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European Documentaries Paint South As Questionable Games Host

July 17, 1996

PARIS (AP) _ Hooded Klansmen. Charred churches. Wandering homeless. In a preview to the Atlanta Olympics, unflattering documentaries are giving Europeans a dark view of America’s South.

Films broadcast in recent weeks on French and German television take a hard _ some say hostile _ view of the South in general, and Atlanta in particular.

The films focus on the plight of Atlanta’s homeless, nudged aside over the past few years as the city bulldozed vacant homes and warehouses to make way for the Olympic Village and venues.

``In the United States, you have a completely different system of dealing with the homeless. We’re shocked at what’s going on over there,″ Munich-based filmmaker Suzanne Drexl said Tuesday.

``In Germany, we consider the homeless more like human beings. In the United States, they’re more like trash.″

Movies like Drexl’s ``The Atlanta Project″ and ``Le Peche Olympique″ (``Olympic Sin″) reinforce long-held European stereotypes about the South _ namely, that mostly white politicians go out of their way to oppress blacks.

Drexl’s films, hailed by the daily Le Parisien as ``interesting and instructive,″ examine how the homeless were hired to help construct Olympic arenas, and how county officials bought bus tickets to encourage them to leave before the opening ceremonies.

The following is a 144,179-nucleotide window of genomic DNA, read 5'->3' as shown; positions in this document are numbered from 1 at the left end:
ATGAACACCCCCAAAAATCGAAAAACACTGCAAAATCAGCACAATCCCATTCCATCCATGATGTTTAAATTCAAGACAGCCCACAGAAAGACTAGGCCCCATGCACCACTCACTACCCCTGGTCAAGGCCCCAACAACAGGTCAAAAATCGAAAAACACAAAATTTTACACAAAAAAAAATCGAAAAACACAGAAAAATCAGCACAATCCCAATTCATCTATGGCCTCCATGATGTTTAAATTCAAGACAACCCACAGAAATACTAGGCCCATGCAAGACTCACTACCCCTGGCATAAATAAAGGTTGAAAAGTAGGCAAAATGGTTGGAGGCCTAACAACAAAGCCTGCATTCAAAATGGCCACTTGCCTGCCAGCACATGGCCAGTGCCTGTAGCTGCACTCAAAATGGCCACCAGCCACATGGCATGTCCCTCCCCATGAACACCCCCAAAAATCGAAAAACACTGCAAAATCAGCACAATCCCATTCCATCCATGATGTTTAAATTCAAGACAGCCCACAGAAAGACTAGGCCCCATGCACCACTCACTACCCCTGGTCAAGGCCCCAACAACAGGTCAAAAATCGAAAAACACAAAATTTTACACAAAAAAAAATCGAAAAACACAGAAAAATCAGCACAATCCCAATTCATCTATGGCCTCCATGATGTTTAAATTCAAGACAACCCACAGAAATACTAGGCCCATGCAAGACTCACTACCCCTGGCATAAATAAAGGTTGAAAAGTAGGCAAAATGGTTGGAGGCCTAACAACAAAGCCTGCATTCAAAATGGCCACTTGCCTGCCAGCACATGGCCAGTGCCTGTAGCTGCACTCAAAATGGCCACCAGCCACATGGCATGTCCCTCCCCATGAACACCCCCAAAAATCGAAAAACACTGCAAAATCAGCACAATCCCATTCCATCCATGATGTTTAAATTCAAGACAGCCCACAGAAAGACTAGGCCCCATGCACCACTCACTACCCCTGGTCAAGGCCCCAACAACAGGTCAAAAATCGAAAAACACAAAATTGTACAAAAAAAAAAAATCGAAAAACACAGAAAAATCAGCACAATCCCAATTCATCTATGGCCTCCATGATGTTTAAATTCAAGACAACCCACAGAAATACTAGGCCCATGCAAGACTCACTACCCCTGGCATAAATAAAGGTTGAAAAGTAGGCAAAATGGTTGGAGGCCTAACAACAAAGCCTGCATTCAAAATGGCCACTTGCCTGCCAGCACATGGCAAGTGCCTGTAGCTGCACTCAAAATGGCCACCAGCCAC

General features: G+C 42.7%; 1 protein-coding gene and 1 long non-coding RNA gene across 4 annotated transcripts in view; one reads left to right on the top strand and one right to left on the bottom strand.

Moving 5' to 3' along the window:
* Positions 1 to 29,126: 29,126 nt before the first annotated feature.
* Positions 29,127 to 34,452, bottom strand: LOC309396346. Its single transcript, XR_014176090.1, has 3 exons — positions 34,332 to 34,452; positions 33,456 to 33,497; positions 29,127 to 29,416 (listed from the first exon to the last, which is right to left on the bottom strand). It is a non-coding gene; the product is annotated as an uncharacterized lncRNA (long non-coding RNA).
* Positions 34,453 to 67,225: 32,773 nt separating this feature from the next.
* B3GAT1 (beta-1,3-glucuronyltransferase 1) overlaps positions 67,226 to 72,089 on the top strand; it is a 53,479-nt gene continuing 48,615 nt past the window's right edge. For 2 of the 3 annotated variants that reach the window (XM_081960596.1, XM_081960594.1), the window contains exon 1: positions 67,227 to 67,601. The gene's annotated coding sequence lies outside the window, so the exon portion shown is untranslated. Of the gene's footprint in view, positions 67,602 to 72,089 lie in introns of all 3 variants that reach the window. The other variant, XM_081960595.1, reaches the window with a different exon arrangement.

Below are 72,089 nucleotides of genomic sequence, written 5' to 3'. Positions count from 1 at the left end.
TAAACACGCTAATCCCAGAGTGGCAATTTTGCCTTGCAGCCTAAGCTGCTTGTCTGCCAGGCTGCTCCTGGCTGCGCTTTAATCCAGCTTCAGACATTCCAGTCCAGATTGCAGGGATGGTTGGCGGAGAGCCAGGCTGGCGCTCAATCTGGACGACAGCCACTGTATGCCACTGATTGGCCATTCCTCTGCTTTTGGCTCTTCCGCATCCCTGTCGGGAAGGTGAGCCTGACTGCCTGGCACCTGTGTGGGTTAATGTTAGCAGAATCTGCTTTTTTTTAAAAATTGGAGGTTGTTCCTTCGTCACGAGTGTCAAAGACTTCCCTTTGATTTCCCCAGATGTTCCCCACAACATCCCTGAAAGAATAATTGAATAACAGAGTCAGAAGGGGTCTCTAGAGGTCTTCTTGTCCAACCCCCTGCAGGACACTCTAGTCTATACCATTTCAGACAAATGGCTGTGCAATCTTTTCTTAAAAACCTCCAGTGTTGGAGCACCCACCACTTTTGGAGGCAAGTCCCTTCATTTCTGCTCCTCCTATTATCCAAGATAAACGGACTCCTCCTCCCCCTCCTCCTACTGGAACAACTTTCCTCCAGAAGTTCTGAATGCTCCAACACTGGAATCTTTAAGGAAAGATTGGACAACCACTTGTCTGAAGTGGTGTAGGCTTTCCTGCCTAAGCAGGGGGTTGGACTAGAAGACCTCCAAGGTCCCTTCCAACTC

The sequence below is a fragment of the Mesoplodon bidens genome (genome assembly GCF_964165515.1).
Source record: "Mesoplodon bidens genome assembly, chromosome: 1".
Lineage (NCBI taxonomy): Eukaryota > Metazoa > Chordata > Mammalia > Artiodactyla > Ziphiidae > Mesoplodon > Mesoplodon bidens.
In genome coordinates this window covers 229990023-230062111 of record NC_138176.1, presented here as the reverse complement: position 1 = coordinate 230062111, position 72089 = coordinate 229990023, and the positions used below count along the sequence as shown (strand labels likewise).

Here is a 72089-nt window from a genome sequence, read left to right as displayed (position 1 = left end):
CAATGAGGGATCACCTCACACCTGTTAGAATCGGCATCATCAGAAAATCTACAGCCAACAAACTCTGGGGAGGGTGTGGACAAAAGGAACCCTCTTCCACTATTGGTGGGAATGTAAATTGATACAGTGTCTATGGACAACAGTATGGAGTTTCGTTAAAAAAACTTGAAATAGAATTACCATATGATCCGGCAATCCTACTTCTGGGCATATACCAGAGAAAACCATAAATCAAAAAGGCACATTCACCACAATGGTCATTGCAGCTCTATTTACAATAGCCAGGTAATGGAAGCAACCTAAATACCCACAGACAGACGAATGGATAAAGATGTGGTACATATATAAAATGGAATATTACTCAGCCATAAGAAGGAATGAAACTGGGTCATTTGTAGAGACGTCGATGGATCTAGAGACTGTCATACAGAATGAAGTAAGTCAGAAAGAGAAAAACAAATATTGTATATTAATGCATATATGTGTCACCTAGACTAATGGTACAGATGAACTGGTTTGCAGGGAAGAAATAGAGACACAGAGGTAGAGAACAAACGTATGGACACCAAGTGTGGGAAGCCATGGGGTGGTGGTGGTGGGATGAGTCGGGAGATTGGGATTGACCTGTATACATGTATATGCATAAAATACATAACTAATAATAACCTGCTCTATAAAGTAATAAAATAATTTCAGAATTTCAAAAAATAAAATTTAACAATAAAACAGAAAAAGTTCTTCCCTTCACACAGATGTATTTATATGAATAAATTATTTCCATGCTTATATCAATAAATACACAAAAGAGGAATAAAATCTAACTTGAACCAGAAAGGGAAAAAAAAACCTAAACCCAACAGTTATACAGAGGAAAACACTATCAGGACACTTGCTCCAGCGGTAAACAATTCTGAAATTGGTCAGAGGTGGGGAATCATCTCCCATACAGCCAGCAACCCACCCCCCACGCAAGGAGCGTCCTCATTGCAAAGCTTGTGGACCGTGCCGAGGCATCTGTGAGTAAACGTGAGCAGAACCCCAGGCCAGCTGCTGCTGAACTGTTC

Nobody said it, but the films strongly implied that slave labor was used to get Atlanta ready for the 100th anniversary Olympiad.

Games organizers deflect such criticism, saying the venues were built largely by union labor and under close government scrutiny.

``We are not trying to hide our homeless population from the visitors expected here in the next few days,″ said Jill Strickland, press secretary to Atlanta Mayor Bill Campbell.

Drexl’s films aren’t alone. Other movies are examining the church fires across the South, contrasting the blazes with the Rev. Martin Luther King Jr.’s civil rights crusade.

The movies show black-and-white footage from the 1960s of the white supremacist Ku Klux Klan conducting torchlight rallies. The films don’t explain that Atlanta escaped most of the era’s desegregation violence.

``Atlanta, Jeux et Segregation″ (``Atlanta, Games and Segregation″) by French filmmakers Nicole Bacharan, Sophie Baudry-Gendrot and Marie-Helene Fraisse profiles Atls blacks and their ``voice of silence.″

And in ``Le Jeu Avec Les Jeux″ (``The Game With the Games″), the German filmmaking team of Gunther and Ralph Gladitz chronicles life in the black ghettos ringing Atlanta.

In a poignant scene, the camera follows a pillow tumbling slowly down the side of a 10-story building, tossed out a window by a demolition worker clearing out the meager belongings of the homeless.

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